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J Obstet Gynecol Neonatal Nurs. 2007 Jan-Feb;36(1):9-20. doi: 10.1111/j.1552-6909.2006.00109.x.

Barriers and facilitators for breastfeeding among working women in the United States.

Author information

1
United States Air Force (USAF), Nurse Corps and a women's health nurse practitioner, at Women's Health Care Clinic, Cannon AFB, NM.. Electronic address: marina43402@earthlink.net.
2
University of North Carolina at Chapel Hill.

Abstract

OBJECTIVE:

To review the literature and describe the barriers and facilitators to the continuation of breastfeeding for at least 6 months by working women in the United States.

DATA SOURCES:

A search of PubMed, CINAHL, Sociological Abstracts, ISI, PsychInfo, and ProQuest.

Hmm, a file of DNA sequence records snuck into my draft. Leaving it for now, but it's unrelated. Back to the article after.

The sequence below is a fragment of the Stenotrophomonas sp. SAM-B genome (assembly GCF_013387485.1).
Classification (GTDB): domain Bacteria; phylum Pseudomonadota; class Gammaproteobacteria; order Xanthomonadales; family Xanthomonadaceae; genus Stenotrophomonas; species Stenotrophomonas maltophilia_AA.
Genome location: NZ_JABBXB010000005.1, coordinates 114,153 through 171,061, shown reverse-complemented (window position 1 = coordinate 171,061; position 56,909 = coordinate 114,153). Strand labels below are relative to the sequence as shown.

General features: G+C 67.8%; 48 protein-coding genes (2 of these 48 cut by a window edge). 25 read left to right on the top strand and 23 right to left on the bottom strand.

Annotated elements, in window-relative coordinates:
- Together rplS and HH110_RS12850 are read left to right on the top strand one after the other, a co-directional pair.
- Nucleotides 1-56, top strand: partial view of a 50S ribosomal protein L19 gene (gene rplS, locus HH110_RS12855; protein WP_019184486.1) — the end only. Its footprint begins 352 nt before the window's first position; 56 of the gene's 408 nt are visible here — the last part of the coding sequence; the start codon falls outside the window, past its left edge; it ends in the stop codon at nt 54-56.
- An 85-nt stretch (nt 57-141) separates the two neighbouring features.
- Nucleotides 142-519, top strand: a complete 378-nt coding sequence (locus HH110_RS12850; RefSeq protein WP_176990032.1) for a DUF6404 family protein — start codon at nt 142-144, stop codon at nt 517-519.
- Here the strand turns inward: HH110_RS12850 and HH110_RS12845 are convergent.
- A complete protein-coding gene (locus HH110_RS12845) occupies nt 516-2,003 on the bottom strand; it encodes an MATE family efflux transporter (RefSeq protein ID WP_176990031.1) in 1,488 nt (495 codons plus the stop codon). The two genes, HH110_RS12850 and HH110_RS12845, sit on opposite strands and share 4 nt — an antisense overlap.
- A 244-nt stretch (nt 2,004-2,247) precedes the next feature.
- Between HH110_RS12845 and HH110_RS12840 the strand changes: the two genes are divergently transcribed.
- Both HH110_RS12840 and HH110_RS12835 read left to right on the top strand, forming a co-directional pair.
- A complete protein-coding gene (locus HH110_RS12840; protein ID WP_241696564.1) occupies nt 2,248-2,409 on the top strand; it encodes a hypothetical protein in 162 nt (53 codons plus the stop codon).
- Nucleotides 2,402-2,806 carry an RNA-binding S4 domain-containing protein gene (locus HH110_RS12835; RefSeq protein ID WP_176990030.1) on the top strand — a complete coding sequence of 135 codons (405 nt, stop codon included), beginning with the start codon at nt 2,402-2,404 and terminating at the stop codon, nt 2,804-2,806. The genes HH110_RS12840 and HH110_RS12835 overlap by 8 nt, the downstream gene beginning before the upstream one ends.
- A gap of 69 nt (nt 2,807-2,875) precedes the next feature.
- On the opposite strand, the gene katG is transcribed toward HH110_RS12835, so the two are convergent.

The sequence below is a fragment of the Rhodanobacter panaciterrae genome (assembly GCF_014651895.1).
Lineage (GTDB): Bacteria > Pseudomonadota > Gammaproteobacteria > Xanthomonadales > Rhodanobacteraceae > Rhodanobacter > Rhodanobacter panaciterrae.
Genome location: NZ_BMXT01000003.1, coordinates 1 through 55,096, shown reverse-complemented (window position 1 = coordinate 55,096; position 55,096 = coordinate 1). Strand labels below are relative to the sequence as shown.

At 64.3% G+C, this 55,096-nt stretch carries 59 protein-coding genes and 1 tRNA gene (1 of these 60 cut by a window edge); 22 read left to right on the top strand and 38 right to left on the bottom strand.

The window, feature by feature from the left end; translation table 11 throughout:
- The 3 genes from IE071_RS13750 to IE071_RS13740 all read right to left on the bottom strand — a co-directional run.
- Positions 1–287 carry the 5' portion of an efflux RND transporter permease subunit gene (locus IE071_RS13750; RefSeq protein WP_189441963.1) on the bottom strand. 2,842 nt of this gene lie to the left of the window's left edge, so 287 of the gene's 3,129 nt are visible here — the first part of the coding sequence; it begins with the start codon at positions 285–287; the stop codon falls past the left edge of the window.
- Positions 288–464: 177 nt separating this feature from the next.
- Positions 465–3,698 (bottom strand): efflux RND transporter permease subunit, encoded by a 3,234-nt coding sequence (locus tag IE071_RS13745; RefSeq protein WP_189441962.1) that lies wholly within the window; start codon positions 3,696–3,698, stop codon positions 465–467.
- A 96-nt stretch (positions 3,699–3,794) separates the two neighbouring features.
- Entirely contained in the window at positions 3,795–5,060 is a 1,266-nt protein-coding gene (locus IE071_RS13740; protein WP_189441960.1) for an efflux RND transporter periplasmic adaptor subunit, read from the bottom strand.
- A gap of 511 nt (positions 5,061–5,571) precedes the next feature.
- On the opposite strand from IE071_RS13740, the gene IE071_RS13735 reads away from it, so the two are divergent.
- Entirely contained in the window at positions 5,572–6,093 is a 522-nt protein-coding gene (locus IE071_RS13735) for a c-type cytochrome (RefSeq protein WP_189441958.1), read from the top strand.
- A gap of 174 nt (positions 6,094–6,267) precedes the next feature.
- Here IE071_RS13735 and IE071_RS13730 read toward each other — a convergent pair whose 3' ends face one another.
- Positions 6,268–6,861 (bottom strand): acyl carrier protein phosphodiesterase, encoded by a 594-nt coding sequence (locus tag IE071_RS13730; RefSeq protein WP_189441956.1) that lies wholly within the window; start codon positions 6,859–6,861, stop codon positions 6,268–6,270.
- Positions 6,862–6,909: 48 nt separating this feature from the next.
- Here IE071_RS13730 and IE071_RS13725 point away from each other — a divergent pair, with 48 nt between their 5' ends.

STUDY SELECTION:

Twenty studies based on the inclusion criteria and published between January 1, 1995, and January 2006.

DATA EXTRACTION:

An ecologic framework, which includes the individual (microsystem), social support and relationships (mesosystem), and the workplace environment (exosystem).

DATA SYNTHESIS:

When working mothers possess certain personal characteristics and develop a strategic plan, breastfeeding is promoted. When social support is available and when support groups are utilized, lactation is also facilitated. Part-time work, lack of long mother-infant separations, supportive work environments and facilities, and child care options facilitate breastfeeding.

CONCLUSIONS:

Health care providers can use the findings of this review to promote breastfeeding among working women by using tactics geared toward the mother, her social network, and the entire community.

[Indexed for MEDLINE]

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